|Plot Summary of Carrie Pilby|
Red Dress Ink, June 2003, 12.95, 336 pp.
At the age of eighteen Carrie Pilby graduated Harvard with a B.A. in philosophy. Now she lives in an apartment in Greenwich Village, but hardly ever goes out except to see her psychologist and has no friends or a job. Her favorite activity is laying in bed and watching a video until she falls asleep. She feels like she doesn't fit into society and though she is alone she isn't lonely. It's hard for a genius to interact with other people so her shrink issues her a series of challenges.
She gets a temp job proof reading and meets a woman who doesn't judge her and genuinely wants to be her friend. She joins a church and interacts with the pastor who not only accepts her, but approves of her strong morality. By the time New Year's Eve arrives, Carrie has dated an engaged man, a boring person and a man she genuinely likes. She finally realizes that a person has to give people a chance because the rewards are satisfying.
In the first half of CARRIE PILBY, the protagonist is a judgmental person who thinks that her intellectual superiority makes her superior to everyone else. In the latter part of this novel Callie realizes that she is using her mental maturity to hide her vulnerabilities and she takes the first step that will lead her into adulthood. The people she meets change her in subtle ways and if one can stick it out, Carrie will grow on you.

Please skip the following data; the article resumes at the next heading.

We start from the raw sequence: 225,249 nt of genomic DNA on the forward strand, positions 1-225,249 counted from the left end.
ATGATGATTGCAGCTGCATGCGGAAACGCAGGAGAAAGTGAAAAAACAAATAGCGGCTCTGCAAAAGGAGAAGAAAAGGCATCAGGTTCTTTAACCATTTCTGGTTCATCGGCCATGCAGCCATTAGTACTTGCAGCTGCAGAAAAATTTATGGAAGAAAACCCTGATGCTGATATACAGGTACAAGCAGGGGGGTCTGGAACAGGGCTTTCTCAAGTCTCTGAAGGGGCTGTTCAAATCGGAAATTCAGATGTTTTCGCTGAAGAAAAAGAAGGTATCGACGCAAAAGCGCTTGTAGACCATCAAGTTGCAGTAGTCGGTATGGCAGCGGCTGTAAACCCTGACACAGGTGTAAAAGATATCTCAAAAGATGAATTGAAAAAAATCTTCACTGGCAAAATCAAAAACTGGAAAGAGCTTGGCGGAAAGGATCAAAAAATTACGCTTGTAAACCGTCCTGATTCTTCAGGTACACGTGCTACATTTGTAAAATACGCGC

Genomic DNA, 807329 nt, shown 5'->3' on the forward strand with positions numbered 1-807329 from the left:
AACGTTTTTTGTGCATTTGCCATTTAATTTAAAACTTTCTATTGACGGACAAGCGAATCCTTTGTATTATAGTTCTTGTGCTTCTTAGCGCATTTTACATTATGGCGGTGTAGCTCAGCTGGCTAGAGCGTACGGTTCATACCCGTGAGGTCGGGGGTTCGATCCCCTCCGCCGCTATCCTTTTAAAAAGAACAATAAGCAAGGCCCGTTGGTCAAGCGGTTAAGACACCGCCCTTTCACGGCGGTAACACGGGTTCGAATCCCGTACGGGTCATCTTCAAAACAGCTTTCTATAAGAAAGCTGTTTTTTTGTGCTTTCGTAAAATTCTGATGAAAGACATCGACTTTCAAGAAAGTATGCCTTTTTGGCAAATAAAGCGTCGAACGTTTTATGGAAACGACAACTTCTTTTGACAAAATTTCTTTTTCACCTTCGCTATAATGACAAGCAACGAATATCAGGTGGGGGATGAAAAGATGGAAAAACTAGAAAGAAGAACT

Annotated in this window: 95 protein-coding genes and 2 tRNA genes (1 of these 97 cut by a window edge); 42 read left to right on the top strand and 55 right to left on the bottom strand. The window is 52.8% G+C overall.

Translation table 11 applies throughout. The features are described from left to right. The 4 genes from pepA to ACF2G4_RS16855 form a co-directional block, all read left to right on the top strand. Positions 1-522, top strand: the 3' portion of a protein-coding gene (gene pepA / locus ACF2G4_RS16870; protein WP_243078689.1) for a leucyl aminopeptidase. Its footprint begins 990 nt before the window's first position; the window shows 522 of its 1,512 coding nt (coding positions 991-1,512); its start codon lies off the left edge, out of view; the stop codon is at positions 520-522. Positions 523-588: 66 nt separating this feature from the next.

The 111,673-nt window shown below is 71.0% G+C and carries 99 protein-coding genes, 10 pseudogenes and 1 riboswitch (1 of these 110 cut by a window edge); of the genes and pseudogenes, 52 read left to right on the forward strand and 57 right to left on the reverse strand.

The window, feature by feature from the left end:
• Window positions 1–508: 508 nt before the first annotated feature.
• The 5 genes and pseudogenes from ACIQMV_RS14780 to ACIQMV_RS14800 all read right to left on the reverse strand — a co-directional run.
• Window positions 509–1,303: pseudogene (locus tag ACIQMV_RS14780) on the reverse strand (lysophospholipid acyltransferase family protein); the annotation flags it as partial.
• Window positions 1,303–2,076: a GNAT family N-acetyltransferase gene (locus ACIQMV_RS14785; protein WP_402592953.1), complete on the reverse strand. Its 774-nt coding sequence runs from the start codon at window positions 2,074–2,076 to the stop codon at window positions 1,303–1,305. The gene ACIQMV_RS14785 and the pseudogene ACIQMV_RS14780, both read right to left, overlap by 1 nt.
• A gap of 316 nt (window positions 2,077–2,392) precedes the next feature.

Harriet Klausner, Resident Scholar
|Review Analysis of Carrie Pilby|
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Ratings are on a 1-10 scale (Low to High)
Tone of book?
Time/era of story
- present (2000-2010)
- vague finding self/purpose in life (i.e. no plot to book)
Is this an adult or child's book?
- Adult or Young Adult Book
- a teen
- White (American)
How sensitive is this character?
- middling sensitive to others' feelings
Sense of humor
- Mostly serious with occasional humor
- Smarter than most other characters
- very athletic
How much descriptions of surroundings?
- 4 ()
- mostly 1st
Accounts of torture and death?
- no torture/death
- a lot of flashback and forwards
- a lot of stream of consciousness
- written like a journal/diary/letters
Amount of dialog
- significantly more descript than dialog
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Note: the views expressed here are only those of the reviewer(s).
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